Joseph: Fantastic. When do we need to do a cystectomy?
Angie: Yes. So, that is the million-dollar question, right? And that is the question that we face as urologists but also as patients. It is a very patient-preference driven type of question. I think that based on the data we have with regard to timing of cystectomy I think we have some time to try salvage therapies. I think considering clinical trials in this setting are appropriate because we have a lot at our disposal as of right now, but I think that you have to be very careful with these patients. You have to be surveying them carefully and you have to expeditiously move to cystectomy when the time comes.
Joseph: And that surveying them carefully, is that the three-monthly cystoscopy or is that not?
Angie: No, that is absolutely right. Three months cystoscopy, there are really no exceptions to that.
Joseph: Excellent. And the final question: What is one thing that urologists are doing poorly when it comes to BCG treatment or refractory disease?
Angie: Yes. Great question.
Joseph: What is the common mistake we make?
Angie: Yes. I would say, I get a lot of referrals for BCG refractory disease in my practice, and I would say that the biggest mistake that I see is the belief that BCG is going to work again. Now, I agree that if they have had one induction you need to give them the second induction up to 50%, if sometimes higher will respond, but when you get to the third BCG induction, so this is truly BCG refractory disease, the response rate plummets to 20%. It is very low and the progression rate actually goes way up to 80%, so these are the patients we have to be very careful about. BCG is not going to work for these patients, very unlikely to work so if you’re going to do anything and you want to avoid cystectomy you have to do something else, chemotherapy, perhaps one of these clinical trials with checkpoint inhibitors, etc.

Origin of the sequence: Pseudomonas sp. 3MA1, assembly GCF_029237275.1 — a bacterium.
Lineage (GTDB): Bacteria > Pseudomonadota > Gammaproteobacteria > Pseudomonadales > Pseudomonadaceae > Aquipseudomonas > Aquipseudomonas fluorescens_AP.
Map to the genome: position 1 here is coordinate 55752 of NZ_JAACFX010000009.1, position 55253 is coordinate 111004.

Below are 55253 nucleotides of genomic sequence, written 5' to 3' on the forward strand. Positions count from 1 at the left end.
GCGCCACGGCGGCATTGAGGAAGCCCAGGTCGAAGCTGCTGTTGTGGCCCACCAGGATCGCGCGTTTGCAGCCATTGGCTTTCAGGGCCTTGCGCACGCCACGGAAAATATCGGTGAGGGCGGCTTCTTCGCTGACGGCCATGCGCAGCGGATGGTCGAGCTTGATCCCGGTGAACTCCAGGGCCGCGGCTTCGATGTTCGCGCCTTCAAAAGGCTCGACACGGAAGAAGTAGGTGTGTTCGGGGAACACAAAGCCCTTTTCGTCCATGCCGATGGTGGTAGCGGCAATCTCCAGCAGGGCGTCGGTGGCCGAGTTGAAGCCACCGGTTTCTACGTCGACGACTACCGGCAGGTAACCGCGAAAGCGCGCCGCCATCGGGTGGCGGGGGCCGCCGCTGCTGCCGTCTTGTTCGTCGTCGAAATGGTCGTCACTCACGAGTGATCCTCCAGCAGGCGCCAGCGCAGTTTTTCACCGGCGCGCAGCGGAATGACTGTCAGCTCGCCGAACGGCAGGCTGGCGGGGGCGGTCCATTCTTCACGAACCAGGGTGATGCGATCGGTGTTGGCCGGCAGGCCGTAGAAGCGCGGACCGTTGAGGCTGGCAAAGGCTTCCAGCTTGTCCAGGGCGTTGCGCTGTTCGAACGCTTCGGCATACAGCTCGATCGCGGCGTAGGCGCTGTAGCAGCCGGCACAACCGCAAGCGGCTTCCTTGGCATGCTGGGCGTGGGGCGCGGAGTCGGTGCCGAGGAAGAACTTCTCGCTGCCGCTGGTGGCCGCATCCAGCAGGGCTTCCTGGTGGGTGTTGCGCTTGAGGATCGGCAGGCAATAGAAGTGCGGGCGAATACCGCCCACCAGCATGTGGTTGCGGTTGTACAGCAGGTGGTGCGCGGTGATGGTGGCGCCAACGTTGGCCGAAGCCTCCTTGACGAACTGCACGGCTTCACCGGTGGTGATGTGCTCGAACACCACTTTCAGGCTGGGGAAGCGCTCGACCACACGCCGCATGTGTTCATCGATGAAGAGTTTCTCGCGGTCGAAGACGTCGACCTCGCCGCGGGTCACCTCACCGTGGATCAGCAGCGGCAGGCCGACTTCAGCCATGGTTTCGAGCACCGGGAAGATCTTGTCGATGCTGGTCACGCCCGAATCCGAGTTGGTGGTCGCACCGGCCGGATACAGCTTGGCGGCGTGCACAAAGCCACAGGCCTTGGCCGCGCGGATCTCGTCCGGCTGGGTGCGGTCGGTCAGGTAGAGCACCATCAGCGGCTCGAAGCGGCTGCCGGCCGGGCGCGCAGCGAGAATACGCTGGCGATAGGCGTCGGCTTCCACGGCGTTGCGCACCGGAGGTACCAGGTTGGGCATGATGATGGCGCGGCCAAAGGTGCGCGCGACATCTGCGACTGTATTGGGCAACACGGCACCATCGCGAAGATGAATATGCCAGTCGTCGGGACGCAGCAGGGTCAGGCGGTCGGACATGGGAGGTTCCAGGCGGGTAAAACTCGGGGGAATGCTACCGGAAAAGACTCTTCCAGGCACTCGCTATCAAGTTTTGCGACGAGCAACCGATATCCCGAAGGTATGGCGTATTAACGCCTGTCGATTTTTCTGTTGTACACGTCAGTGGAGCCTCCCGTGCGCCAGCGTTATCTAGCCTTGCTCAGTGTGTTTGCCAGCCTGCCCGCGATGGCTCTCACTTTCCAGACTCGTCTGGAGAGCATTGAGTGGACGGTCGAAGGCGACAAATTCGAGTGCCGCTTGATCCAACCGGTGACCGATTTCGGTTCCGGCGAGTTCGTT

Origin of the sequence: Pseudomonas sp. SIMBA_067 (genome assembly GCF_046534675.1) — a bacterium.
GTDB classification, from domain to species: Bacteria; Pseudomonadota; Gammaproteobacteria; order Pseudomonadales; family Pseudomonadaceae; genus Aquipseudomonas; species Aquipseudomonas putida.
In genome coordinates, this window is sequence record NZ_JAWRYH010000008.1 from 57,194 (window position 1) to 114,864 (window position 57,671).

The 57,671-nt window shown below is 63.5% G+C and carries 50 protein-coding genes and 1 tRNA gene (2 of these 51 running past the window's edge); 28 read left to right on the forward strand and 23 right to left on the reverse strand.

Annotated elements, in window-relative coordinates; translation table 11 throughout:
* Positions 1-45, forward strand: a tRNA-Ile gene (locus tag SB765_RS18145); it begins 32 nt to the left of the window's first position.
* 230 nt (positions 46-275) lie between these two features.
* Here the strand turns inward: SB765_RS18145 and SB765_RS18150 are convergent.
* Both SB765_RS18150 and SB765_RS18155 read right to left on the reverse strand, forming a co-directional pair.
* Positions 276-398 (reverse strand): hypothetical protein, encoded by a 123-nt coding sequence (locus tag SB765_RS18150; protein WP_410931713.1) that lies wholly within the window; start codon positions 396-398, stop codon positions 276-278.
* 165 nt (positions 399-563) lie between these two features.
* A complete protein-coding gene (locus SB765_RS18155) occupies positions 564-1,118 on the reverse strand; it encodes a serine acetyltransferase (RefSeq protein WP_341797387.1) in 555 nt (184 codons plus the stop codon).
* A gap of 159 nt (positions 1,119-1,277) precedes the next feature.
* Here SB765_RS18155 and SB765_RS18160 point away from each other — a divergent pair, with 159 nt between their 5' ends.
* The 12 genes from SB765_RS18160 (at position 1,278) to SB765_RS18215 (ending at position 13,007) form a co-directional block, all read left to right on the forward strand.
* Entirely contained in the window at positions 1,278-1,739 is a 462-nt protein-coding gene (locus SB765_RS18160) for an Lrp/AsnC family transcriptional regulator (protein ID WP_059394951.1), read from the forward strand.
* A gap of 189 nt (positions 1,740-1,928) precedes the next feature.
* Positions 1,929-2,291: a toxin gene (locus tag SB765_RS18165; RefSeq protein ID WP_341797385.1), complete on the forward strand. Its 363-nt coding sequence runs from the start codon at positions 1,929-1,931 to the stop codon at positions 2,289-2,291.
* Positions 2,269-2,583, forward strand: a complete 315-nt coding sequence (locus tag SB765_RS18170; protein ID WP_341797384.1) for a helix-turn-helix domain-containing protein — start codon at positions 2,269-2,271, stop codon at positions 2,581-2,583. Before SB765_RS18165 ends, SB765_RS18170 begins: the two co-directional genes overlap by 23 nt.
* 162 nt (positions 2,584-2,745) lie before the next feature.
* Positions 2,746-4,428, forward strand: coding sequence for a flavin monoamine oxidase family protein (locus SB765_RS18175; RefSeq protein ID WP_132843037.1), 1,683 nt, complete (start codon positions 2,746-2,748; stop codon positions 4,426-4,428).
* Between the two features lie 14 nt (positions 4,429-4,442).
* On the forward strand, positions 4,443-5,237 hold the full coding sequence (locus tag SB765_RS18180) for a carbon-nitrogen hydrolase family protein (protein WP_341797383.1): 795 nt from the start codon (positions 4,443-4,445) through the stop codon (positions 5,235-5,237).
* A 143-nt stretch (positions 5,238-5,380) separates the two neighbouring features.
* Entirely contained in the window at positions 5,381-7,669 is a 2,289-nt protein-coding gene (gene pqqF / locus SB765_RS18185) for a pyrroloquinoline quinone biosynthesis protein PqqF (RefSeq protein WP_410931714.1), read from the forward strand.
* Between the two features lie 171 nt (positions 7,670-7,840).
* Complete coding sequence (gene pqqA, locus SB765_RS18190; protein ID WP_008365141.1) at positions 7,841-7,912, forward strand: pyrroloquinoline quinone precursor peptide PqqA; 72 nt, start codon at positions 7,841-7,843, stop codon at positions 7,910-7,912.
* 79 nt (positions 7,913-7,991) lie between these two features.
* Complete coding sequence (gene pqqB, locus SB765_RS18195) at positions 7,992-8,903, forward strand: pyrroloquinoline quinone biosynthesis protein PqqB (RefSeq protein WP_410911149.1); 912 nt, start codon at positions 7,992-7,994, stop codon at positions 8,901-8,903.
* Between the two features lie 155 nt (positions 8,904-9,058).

Joseph: And a question that otherwise comes up in our MDTs is the patient had a BCG induction two years ago or three years ago, when does the clock reset used? You just go, let’s just start again and do the two inductions.
Angie: Fantastic question. I think that is an important question and I didn’t actually address that in the talk in 20 minutes, but in my mind and based on the evidence we have, it’s at 12 months. If I see a recurrence after 12 months from their original induction, I treat them as if they hadn’t had BCG again because they respond quite well, which is great. So those are the easy patients. I go right to BCG and oftentimes they will respond.
Joseph: Angie, thank you so much for coming all the way to Australia.
Angie: It’s a pleasure.
Joseph: It was really a pleasure, we appreciate it and you have been a wonderful speaker.
Angie: Thank you